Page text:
Background: Interpolation of missing weight values is sometimes used in studies of gestational weight gain, but the accuracy of these methods has not been established. Our objective was to assess the accuracy of estimated weight values obtained by interpolating from the nearest observed weight values and by linear and spline regression models when compared with measured weight values.
Methods: The study population included participants enrolled in the LIFECODES cohort at Brigham and Women's Hospital. We estimated weights at 28 (n=764) and 40 (n=382) weeks of gestation using participants' two nearest observed weights and subject-specific slopes and intercepts derived from repeated measures mixed effects models. In separate models, gestational age was parameterised as a linear and restricted cubic spline variable. Mean differences, absolute error measures and correlation coefficients comparing observed and estimated weights were calculated.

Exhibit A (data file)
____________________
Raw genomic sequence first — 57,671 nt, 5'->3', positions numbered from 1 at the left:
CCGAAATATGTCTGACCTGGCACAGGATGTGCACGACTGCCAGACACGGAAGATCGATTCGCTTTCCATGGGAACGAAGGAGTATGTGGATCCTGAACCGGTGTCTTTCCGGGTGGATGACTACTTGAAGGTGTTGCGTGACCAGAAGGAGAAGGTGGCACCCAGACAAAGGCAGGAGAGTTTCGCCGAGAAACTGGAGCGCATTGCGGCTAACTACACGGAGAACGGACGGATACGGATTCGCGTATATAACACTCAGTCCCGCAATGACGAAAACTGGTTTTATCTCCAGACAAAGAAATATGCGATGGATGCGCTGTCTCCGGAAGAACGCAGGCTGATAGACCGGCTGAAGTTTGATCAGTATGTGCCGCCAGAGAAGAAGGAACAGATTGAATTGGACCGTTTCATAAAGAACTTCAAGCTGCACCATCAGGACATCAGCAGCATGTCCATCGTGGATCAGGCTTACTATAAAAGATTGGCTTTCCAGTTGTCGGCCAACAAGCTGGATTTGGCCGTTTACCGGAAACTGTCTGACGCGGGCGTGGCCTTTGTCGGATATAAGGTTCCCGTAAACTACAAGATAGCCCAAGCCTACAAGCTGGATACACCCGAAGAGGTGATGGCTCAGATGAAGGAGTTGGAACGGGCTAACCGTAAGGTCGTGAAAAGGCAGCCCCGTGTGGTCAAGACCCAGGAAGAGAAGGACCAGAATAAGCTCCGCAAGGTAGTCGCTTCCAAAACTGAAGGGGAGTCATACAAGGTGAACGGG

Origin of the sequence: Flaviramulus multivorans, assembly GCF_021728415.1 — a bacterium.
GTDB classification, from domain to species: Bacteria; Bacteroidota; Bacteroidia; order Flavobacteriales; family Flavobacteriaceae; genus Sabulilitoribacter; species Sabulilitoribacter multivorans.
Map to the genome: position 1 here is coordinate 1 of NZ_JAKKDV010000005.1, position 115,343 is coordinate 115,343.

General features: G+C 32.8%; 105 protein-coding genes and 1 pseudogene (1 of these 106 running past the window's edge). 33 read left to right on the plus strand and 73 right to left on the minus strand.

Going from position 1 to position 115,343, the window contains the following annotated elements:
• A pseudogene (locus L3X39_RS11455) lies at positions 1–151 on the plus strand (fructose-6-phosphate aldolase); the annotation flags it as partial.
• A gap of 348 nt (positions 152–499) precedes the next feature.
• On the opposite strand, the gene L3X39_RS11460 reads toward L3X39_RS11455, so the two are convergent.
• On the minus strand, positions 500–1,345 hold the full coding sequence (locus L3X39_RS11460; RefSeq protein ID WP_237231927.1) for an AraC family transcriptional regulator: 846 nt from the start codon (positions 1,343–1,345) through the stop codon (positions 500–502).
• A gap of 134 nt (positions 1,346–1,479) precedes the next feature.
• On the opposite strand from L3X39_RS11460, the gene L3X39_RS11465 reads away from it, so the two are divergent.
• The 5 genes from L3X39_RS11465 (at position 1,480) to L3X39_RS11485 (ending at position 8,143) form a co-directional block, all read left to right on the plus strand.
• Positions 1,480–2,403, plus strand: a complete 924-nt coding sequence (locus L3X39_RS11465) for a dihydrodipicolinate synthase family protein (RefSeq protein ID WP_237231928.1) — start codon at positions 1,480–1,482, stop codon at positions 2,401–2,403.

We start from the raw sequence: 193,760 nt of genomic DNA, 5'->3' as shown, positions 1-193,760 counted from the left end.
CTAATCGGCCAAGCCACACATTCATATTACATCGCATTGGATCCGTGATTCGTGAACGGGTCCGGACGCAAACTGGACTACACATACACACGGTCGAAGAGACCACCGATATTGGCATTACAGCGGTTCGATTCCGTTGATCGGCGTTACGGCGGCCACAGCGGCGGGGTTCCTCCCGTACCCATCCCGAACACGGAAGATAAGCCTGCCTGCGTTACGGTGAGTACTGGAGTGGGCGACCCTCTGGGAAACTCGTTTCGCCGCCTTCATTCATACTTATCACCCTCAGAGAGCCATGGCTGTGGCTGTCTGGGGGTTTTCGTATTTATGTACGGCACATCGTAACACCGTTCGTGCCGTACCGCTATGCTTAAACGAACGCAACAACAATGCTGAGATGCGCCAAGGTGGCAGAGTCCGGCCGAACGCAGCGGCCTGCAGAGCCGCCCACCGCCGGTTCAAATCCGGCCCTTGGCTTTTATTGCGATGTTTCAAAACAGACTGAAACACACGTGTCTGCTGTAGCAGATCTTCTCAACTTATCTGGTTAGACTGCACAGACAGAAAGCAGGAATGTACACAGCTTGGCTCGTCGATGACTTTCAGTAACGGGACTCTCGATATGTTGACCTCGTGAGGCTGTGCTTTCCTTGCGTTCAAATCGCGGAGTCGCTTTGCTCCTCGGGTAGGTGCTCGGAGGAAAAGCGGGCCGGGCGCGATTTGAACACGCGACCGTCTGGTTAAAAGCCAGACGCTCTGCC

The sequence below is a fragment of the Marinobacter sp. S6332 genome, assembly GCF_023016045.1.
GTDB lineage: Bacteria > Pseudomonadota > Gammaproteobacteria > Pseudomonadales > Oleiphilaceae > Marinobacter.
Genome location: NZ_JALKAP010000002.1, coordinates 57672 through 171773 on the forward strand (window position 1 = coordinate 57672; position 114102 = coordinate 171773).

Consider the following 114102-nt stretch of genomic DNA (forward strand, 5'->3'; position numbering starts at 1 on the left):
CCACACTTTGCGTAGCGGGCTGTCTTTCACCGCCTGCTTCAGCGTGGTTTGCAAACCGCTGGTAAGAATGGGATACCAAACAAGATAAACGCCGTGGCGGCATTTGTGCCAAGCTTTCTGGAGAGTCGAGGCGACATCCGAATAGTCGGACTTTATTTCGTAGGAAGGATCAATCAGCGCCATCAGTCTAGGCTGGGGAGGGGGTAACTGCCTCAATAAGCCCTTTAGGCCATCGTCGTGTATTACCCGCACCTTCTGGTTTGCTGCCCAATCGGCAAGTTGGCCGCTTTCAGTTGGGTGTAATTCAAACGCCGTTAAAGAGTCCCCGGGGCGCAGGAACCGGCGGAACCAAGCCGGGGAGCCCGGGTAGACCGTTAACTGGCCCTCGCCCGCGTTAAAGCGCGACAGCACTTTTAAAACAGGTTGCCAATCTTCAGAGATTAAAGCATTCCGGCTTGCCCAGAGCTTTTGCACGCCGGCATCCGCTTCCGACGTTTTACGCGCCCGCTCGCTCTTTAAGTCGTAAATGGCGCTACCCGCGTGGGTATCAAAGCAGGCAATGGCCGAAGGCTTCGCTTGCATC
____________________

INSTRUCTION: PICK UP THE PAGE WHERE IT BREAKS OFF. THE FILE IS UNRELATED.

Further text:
Results: Mean differences and mean absolute error for weights derived from the 28-week linear model (0.18 lbs (SD 6.92), 2.73 lbs (SD 6.35)) and 40-week linear model (-0.40 lbs (SD 5.43) and 2.84 lbs (SD 4.65)) were low. Mean differences were somewhat greater at 28 weeks for weight values derived from the nearest two observed values (mean difference -1.97 lbs (SD 8.74)) and from spline models (mean difference -2.25 lbs (SD 7.13)). Results were similar at 40 weeks.
Conclusions: Overall, weight values estimated using this interpolation approach showed good agreement with observed values. When repeated measures of weight are available, mixed effects models may be used to interpolate of missing weight values with minimal error.
Keywords: methods; missing data; pregnancy; weight.
© Author(s) (or their employer(s)) 2019. No commercial re-use. See rights and permissions. Published by BMJ.